Unfortunately for those who die without making a will, a total “stranger” (state laws of “descent and distribution”) does take over and determine what happens to their estate. The stranger never knocks but he’s there nonetheless.
State laws are impersonal. They don’t make exceptions. They may place restrictions on the disposition of your estate – unnecessarily draining those assets. The state-made will cannot take into account the different needs of your survivors.
You may think your estate is so small that a will isn’t necessary. Just the opposite is true. The smaller the estate, the more important that it is settled quickly – delays usually mean more expense. Remember that your estate may include cash, savings bonds, securities, cars, family heirlooms, jewelry and furniture – as well as real estate.
Many people delay making a will because of unfamiliarity with the process. Many never get around to it. Many loved ones and survivors know all too well how the “stranger” has affected their lives. Just knowing you have your own plan in place should give you greater peace of mind.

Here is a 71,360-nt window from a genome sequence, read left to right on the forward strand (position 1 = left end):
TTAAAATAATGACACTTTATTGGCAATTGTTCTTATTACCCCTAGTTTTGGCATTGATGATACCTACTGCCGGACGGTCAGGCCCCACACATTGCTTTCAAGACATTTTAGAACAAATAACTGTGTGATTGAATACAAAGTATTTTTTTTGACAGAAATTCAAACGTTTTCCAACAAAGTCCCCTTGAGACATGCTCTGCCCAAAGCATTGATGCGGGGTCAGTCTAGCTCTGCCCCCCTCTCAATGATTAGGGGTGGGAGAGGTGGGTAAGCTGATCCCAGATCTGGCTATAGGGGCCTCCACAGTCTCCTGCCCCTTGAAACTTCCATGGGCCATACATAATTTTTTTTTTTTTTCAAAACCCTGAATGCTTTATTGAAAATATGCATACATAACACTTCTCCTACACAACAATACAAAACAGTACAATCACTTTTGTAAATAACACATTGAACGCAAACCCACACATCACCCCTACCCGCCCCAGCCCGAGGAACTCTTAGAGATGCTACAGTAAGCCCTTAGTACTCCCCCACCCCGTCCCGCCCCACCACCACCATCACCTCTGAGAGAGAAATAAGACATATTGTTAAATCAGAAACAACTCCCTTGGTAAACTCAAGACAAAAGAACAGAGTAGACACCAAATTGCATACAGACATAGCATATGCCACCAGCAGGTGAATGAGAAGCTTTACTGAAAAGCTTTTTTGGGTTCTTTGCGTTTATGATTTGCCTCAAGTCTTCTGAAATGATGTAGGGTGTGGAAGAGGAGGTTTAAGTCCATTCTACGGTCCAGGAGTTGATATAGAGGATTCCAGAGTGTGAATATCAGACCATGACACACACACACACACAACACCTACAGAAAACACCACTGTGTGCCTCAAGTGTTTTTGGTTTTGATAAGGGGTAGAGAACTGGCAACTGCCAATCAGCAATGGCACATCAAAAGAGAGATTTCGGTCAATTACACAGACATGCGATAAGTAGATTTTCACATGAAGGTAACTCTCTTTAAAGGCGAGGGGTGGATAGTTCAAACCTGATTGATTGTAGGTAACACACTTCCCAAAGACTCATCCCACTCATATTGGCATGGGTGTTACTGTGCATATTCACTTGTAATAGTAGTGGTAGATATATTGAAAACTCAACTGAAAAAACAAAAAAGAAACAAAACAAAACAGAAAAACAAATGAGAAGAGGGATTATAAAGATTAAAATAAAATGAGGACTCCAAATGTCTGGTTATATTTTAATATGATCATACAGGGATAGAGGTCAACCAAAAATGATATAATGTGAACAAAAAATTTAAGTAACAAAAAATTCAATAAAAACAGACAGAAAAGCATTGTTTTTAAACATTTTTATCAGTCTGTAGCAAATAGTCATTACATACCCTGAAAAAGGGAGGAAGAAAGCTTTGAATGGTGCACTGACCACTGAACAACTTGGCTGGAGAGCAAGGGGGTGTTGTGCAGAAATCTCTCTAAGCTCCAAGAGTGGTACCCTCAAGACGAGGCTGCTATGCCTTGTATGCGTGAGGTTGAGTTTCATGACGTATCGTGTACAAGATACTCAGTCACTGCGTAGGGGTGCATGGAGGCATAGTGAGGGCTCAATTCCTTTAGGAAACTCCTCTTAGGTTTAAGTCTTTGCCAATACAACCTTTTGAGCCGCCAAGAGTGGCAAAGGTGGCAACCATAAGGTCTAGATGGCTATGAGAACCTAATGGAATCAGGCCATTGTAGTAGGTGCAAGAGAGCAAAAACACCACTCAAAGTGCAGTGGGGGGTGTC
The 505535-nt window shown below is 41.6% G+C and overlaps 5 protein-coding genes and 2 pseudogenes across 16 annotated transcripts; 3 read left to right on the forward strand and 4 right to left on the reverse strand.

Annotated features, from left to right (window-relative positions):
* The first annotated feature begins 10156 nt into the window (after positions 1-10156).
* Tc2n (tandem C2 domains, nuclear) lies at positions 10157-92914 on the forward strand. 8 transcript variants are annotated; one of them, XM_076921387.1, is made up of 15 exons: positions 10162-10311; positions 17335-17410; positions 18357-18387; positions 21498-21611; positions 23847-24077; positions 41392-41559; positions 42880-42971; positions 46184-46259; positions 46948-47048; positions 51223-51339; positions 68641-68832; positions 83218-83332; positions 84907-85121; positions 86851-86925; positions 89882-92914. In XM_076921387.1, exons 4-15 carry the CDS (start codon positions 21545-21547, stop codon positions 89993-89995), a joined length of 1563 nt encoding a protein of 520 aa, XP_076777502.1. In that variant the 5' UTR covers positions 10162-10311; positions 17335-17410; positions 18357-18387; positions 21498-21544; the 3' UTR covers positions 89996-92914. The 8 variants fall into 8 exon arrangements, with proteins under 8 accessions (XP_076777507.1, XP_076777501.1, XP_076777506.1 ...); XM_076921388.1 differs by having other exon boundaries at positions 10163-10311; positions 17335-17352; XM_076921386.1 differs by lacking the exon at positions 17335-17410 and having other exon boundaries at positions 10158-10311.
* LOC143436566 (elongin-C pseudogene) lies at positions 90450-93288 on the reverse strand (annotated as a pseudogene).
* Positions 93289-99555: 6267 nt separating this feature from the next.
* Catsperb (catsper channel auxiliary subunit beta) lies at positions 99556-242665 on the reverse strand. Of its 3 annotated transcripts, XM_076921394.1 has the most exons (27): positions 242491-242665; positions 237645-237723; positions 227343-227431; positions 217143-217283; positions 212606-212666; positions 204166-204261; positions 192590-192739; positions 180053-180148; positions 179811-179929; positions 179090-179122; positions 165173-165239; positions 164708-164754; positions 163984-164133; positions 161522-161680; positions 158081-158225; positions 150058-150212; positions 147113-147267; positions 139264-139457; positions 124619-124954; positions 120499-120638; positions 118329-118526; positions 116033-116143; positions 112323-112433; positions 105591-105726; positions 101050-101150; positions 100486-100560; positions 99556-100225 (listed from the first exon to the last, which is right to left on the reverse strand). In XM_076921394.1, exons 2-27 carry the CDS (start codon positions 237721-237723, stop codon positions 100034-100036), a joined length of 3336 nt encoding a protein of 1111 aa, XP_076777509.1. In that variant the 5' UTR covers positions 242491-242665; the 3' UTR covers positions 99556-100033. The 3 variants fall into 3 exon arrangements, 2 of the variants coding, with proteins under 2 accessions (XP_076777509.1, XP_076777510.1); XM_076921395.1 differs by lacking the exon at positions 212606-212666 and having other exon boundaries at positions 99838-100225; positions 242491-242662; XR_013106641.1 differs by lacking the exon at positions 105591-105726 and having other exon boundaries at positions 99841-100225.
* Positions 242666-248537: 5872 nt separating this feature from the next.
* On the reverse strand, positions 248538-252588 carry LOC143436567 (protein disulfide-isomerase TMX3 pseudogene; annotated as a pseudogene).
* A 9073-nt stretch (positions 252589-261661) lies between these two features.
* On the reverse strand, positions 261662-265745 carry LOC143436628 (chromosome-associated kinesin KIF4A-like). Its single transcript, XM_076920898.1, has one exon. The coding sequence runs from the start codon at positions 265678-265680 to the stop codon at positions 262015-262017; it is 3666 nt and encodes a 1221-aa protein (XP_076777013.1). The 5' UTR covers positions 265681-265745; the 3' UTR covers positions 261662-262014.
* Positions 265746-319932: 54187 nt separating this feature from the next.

A qualified attorney should be consulted when you decide to make your will. There is no substitute for his or her expertise during the will-making process. However, you play the most important role. You should outline the specific people you wish to remember, things you own and a plan for the specific property (or estate percentage) you want to go to each person/organization. Consult with an attorney to find out what information will be needed to draft a proper will.
You can take steps to make sure the
stranger doesn’t knock on your door. Please call the Lee Memorial Health
System Foundation at (239) 985-3550 if you’d like more information about
charitable giving through wills.